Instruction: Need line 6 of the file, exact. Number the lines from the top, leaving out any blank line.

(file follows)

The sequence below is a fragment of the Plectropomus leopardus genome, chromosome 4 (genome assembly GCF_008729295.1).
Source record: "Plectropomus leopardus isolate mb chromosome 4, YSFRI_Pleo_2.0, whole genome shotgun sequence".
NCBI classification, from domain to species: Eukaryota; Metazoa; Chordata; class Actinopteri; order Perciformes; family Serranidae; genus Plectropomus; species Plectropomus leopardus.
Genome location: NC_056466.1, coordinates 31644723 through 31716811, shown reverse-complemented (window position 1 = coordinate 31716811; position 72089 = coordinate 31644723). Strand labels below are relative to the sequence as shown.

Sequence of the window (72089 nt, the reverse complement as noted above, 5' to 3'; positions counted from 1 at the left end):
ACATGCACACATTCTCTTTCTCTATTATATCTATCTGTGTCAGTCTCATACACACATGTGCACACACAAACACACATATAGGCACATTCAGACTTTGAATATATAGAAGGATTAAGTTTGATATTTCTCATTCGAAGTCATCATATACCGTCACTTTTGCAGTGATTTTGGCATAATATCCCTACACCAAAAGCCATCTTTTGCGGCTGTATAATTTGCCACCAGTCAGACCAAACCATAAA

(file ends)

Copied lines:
ACATGCACACATTCTCTTTCTCTATTATATCTATCTGTGTCAGTCTCATACACACATGTGCACACACAAACACACATATAGGCACATTCAGACTTTGAATATATAGAAGGATTAAGTTTGATATTTCTCATTCGAAGTCATCATATACCGTCACTTTTGCAGTGATTTTGGCATAATATCCCTACACCAAAAGCCATCTTTTGCGGCTGTATAATTTGCCACCAGTCAGACCAAACCATAAA